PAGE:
Israel issues own Gaza war report
The move appears to be an effort to soften the blow of expected U.N. document.
JERUSALEM — In an apparent effort to soften the blow of an expected United Nations report on the Gaza Strip war, Israel published its own report Sunday on last year’s deadly conf lict, defending the need for the military offensive and accusing Hamas of war crimes.
The report, released by the Ministry of Foreign Affairs, details the sequence of events, beginning with the kidnapping and killing of three Jewish teens in the West Bank and a massive rocket attack on southern Israel that followed Israel’s crackdown on Hamas, the militant Palestinian organization that controls the Gaza Strip.
The escalation reached a critical point July 7 with a barrage from Gaza of more than 60 rockets. According to the report, Israel was “left with no choice but to launch an aerial campaign … to protect its civilian population.” The report states that Israel’s decision to undertake a broad military operation to curb the attacks waged by Palestinian militants was “justified under international law.”
The report accuses Hamas and other militant groups of deliberately embedding their military assets within heavily populated civilian areas and structures, exploiting civilians and putting them at risk in contravention of international law and in a way that “often constituted war crimes and crimes against humanity.”
A spokesman for Hamas, Sami abu Zuhri, was quoted in Israeli media as dismissing the report and calling it “worthless.”
More than 2,100 Palestinians and 72 Israelis were killed in the fighting. The United Nations has said that the majority of the Palestinians killed were civilians, including about 500 children; Israel says that hundreds of the dead were Hamas fighters.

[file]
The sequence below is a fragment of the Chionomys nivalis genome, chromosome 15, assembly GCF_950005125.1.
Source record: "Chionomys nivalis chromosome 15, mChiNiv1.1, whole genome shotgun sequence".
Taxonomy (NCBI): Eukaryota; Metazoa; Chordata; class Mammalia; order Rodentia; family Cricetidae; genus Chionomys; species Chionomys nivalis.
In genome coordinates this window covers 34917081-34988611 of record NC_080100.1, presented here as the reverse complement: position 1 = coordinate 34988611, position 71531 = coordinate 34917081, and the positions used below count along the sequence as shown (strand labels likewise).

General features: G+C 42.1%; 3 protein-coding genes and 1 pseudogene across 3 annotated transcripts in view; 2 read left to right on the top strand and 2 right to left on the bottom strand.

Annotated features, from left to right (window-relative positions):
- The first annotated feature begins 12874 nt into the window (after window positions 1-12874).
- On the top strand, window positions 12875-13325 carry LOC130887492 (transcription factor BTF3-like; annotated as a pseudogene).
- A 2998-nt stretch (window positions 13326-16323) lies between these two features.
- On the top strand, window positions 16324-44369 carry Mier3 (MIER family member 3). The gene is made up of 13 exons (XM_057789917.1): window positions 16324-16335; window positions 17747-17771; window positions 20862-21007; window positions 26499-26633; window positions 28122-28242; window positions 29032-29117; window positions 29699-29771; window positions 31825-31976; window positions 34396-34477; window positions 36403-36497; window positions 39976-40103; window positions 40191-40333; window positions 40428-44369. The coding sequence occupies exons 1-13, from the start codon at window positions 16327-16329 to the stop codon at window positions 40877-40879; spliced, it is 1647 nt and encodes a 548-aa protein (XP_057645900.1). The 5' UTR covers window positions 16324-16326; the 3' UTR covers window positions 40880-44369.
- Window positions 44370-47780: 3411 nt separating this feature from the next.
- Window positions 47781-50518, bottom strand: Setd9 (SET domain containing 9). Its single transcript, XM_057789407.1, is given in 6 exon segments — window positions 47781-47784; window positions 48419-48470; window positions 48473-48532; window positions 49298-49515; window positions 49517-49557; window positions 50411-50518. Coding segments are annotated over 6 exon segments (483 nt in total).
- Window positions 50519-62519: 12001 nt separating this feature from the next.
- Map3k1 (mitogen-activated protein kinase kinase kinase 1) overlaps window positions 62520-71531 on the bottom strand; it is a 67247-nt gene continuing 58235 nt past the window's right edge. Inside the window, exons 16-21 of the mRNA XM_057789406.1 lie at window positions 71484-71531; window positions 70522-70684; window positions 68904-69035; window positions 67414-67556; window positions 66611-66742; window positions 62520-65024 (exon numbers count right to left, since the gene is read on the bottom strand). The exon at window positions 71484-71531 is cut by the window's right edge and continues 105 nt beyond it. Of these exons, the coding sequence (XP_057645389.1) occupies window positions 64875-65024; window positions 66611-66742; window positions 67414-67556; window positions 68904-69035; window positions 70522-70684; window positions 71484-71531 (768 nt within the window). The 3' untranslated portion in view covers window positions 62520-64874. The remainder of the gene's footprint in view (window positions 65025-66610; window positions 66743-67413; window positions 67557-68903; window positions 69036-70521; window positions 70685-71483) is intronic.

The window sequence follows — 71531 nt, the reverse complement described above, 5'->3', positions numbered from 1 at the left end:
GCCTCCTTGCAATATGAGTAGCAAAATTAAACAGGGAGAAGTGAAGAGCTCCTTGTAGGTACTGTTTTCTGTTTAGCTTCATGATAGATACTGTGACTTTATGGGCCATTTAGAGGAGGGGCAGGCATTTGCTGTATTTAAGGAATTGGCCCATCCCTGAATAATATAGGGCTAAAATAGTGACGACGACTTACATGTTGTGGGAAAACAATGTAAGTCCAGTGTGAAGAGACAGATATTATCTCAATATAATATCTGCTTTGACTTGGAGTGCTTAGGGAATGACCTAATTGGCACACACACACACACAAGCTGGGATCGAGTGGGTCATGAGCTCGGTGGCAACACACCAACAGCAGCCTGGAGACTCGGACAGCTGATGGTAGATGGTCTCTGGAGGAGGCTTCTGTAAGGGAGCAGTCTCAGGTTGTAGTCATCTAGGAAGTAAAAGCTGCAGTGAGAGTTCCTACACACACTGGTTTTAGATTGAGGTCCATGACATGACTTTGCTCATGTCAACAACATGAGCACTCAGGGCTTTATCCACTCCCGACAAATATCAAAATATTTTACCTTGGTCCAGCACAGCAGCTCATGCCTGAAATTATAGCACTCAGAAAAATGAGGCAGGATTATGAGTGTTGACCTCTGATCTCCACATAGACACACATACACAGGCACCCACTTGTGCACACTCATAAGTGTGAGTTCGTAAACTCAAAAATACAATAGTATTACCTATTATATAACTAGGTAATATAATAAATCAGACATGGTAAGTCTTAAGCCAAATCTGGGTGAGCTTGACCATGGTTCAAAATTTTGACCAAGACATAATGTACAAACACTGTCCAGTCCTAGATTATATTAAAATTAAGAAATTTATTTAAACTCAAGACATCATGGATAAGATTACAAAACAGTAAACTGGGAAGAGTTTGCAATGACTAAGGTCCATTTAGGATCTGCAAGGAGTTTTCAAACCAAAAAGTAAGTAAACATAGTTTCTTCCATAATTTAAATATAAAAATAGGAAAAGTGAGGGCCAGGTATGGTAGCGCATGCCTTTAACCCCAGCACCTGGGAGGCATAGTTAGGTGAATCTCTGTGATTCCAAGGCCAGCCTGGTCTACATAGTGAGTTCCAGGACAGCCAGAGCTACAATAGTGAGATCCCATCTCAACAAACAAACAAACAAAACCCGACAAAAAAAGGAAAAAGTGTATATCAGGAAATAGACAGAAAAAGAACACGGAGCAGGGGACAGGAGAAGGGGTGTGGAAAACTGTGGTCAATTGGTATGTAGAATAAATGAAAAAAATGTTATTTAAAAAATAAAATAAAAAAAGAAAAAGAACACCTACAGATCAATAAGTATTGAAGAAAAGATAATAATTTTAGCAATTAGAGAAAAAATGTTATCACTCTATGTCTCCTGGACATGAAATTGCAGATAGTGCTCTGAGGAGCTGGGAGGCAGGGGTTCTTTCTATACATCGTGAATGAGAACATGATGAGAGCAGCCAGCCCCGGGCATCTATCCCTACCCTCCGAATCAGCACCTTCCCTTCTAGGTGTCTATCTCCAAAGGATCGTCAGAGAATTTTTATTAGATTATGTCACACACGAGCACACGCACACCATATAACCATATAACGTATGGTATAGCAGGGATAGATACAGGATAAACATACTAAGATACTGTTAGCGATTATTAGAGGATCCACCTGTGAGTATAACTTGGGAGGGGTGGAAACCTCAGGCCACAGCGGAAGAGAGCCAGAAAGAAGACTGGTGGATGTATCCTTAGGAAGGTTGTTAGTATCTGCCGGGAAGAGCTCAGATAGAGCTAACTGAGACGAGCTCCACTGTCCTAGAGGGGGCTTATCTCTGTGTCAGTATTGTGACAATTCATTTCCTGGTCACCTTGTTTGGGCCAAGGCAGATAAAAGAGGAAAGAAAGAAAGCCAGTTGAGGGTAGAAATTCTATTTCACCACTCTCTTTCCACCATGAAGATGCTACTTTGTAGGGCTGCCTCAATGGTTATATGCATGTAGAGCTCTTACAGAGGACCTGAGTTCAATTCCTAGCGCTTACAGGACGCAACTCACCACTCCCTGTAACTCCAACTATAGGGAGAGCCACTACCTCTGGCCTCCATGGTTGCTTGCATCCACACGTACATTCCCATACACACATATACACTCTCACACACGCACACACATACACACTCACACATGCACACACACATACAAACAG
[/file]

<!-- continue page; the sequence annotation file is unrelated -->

The report emphasizes that Israel’s military adheres to international law, taking what it says were unprecedented precautions to minimize harm to civilians, including aborting missions, as well as investigating allegations of criminal misconduct.
Despite the army’s efforts, “civilian casualties and damage to civilian objects regrettably resulted from Israeli attacks against military objectives,” the report says, stating, however, that these must be seen in context of the “reality of hostilities in a complex and rapidly changing urban terrain.”
The army’s advocate general and a special fact-finding group have been reviewing about 190 cases of alleged misconduct, some resulting in criminal investigations, according to the latest update last week.
The first criminal inquiries were ordered in September, shortly after a truce halted the fighting.
Even before its release, Prime Minister Benjamin Netanyahu denounced the expected report of the special panel appointed by the United Nations Human Rights Council, saying the body was biased and hostile toward Israel.
“This is an organization that has passed more decisions against Israel than against Syria, Iran and North Korea combined,” he said.
SMOKE RISES after an Israeli airstrike in July on the airport in Rafah in the southern Gaza Strip.